As sprawling as the city was, it didn't take long to get to the edges of the city's limits, where nature reserves made it almost possible to forget the concrete and smoke of the city. Where, for just a while, one could forget the cold, harsh reality that people provided, and instead focus on the life that thrived just a few steps away. Red knew these areas as well as he knew the streets of Boston. The darker side of Northstone was mapped like the back of his hand, but these trails were carved in the back of his mind. Here, his thoughts were free to blaze trails, the soles of his shoes muddy with stories.
Bundled up in scarves and hands wrapped in holed gloves stuffed in pockets, Red had made his way to his favorite escape and found it almost devoid of human life. The cold bit, but Red didn't mind. The woods were always comforting, and, because of the cold, the winter forest was quiet and still, and peaceful. The frozen ground crunched underneath his feet, and patches of snow could be seen where the tree cover was sparse.
Red was his own boss, and he hardly worked a typical nine-to-five job. Instead, he had devoted the day to spend out there, though he was, of course, there on business. Some folks needed absolute privacy to purchase the goods that Red sold, and Red, of course, didn't mind. The time spent in the woods was an added bonus to the extra money he could charge for an out of the way drop-off.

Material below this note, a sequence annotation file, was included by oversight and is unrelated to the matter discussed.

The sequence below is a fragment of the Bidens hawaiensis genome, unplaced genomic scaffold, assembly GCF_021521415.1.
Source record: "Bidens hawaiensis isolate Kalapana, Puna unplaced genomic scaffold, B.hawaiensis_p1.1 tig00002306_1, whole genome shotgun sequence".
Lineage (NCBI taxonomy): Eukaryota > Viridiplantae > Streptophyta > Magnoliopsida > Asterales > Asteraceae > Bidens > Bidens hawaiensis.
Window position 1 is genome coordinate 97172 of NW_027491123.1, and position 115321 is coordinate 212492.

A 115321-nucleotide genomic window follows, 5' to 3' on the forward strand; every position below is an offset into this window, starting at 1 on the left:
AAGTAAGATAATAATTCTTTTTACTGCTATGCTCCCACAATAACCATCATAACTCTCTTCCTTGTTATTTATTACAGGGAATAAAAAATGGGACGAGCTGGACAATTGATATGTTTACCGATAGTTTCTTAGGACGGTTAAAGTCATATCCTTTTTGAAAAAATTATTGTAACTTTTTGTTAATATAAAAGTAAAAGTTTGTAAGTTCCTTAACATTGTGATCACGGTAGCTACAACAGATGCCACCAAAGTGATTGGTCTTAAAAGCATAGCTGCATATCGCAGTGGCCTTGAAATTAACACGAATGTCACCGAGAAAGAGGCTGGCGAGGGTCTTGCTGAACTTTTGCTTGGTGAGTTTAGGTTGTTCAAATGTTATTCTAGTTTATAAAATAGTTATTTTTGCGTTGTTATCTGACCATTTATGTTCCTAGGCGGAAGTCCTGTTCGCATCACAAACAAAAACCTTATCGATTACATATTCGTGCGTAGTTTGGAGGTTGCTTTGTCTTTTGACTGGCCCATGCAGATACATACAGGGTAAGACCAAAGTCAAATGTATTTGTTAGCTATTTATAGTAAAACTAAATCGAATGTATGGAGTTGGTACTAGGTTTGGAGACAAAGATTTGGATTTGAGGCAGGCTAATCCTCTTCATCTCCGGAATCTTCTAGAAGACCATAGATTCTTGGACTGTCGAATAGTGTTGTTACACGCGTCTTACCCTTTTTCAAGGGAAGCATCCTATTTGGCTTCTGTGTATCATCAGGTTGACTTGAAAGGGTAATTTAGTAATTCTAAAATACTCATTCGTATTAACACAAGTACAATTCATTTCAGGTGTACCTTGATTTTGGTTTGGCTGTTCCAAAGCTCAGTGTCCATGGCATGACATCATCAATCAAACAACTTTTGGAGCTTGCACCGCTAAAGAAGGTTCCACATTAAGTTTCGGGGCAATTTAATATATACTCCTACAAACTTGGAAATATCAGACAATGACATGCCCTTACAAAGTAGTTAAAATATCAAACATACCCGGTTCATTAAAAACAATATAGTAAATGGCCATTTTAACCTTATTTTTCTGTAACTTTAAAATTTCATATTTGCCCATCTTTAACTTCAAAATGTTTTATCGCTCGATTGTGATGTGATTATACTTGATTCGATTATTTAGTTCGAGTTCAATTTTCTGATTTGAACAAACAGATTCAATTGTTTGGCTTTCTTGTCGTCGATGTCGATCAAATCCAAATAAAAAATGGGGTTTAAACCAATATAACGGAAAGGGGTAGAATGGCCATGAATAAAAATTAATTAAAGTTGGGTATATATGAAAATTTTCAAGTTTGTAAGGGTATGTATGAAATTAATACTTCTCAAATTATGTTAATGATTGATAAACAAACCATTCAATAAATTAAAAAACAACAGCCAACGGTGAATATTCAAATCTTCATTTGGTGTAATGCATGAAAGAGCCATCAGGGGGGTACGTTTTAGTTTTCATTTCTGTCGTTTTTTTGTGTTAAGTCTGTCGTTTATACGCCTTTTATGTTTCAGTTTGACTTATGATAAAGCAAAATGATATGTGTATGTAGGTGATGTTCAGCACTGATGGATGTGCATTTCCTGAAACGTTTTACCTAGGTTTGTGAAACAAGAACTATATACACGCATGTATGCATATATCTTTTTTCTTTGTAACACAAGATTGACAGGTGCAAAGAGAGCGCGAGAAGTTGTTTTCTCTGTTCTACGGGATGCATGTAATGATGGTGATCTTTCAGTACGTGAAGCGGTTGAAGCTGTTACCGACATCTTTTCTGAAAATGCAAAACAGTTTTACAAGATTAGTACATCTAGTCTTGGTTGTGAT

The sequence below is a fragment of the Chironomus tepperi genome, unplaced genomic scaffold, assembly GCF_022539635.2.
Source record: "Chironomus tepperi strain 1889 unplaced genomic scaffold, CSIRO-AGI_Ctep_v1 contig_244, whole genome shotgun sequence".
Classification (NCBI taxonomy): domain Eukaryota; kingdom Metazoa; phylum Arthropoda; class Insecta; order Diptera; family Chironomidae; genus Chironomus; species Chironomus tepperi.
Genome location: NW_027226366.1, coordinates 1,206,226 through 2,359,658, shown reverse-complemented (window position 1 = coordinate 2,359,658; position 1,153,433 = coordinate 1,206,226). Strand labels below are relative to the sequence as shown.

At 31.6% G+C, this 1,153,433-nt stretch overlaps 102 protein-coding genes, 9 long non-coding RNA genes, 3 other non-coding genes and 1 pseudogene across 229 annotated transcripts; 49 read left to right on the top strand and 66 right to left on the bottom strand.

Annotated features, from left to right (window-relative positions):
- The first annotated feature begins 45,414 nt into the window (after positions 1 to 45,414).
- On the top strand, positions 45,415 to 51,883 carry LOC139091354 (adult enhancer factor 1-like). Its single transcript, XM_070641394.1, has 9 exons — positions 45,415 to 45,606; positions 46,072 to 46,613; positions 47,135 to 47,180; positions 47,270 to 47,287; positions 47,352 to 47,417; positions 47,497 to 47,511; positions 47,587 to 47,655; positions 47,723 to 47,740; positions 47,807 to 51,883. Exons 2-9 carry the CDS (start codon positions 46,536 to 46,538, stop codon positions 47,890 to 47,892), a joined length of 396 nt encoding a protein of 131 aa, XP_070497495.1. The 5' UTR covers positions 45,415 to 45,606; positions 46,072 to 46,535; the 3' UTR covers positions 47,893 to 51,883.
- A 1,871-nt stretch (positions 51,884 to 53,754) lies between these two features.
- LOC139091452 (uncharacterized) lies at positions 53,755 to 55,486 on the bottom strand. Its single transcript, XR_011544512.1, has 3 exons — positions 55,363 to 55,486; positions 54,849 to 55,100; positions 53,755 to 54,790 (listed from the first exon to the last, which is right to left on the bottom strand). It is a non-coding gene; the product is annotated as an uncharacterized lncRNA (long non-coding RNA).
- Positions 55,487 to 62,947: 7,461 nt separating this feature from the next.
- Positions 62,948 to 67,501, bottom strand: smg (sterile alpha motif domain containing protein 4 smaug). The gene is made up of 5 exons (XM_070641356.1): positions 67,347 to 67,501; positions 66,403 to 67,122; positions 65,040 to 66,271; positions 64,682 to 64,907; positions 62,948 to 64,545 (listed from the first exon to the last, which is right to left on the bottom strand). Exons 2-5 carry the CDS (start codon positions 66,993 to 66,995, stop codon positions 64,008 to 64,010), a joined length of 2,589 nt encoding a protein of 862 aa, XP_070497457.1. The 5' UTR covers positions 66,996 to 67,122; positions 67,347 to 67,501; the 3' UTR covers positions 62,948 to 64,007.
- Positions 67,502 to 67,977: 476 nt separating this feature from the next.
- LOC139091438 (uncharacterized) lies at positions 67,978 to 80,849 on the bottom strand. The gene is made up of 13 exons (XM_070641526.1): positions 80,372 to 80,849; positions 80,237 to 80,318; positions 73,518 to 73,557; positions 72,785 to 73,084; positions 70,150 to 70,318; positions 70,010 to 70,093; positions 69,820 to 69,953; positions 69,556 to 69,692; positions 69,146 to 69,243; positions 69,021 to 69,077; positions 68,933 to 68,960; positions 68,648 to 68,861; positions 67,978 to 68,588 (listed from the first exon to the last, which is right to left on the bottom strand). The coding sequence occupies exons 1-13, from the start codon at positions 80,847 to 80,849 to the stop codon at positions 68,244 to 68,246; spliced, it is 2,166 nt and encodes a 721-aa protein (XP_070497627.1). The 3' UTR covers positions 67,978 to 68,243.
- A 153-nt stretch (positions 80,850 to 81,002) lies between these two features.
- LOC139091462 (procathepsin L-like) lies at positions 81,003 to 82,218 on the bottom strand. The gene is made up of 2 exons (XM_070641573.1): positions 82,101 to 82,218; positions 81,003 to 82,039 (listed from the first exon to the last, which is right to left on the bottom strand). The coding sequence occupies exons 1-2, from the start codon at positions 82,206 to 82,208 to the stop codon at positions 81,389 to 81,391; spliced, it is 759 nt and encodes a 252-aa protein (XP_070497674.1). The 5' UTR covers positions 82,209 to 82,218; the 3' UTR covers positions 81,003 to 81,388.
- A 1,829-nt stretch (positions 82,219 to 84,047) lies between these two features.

His standard meeting spot was marked by a charcoaled log that had fallen during a lightning strike. A large boulder sat nearby, and red perched himself upon it before reaching into his coat and pulling out a small bundle wrapped in brown paper. It was the less treacherous of the two packages he carried. He unfolded the paper and lifted a cheese sandwich to his mouth and took a large bite out of it.
A few bites and an apple later, Red glanced at his watch, which indicated that it was twenty minutes past the time he was supposed to meet his customer. He'd wait for ten minutes more, but a filling sensation at the base of his torso told him that he had other business to take care of.
Red stood and walked to the nearest tree, stuffing the remains of his sandwich wrapper into his pocket. His pants were fastened with a column of buttons, which he undid, bracing himself for the cold that would soon greet him. Warm golden liquid fell onto the frozen ground, making a splattering sound as it bounced off of the leaves that it hit. They went from a frosted brown to a darkened red as they melted. The cold air and the hot urine were juxtaposed against Red's body. He shook the last few drops off before buttoning his pants again, and only a split second later did he notice a pair of eyes framed by dark hair.TAG @MORGAN CONNOLLY